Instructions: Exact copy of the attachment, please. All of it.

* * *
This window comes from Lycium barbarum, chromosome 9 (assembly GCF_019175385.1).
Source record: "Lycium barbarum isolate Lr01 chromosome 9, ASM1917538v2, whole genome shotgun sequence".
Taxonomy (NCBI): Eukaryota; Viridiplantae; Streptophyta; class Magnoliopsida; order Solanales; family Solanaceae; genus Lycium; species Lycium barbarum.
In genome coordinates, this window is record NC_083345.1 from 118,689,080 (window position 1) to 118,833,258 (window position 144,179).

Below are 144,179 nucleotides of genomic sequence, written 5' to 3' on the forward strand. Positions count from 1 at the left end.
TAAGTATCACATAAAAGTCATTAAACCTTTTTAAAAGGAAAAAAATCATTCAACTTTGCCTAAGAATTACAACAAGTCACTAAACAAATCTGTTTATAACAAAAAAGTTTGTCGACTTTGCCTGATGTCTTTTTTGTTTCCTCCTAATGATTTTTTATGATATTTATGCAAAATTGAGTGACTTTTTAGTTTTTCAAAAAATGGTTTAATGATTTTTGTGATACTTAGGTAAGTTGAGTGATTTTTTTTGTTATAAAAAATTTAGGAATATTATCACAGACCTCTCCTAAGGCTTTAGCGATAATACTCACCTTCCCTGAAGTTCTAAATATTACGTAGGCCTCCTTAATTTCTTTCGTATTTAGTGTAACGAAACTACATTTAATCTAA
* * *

This window comes from Lycium barbarum, chromosome 9 (assembly GCF_019175385.1).
Source record: "Lycium barbarum isolate Lr01 chromosome 9, ASM1917538v2, whole genome shotgun sequence".
Taxonomy (NCBI): Eukaryota; Viridiplantae; Streptophyta; class Magnoliopsida; order Solanales; family Solanaceae; genus Lycium; species Lycium barbarum.
In genome coordinates, this window is record NC_083345.1 from 118,689,080 (window position 1) to 118,833,258 (window position 144,179).

Below are 144,179 nucleotides of genomic sequence, written 5' to 3' on the forward strand. Positions count from 1 at the left end.
TAAGTATCACATAAAAGTCATTAAACCTTTTTAAAAGGAAAAAAATCATTCAACTTTGCCTAAGAATTACAACAAGTCACTAAACAAATCTGTTTATAACAAAAAAGTTTGTCGACTTTGCCTGATGTCTTTTTTGTTTCCTCCTAATGATTTTTTATGATATTTATGCAAAATTGAGTGACTTTTTAGTTTTTCAAAAAATGGTTTAATGATTTTTGTGATACTTAGGTAAGTTGAGTGATTTTTTTTGTTATAAAAAATTTAGGAATATTATCACAGACCTCTCCTAAGGCTTTAGCGATAATACTCACCTTCCCTGAAGTTCTAAATATTACGTAGGCCTCCTTAATTTCTTTCGTATTTAGTGTAACGAAACTACATTTAATCTAA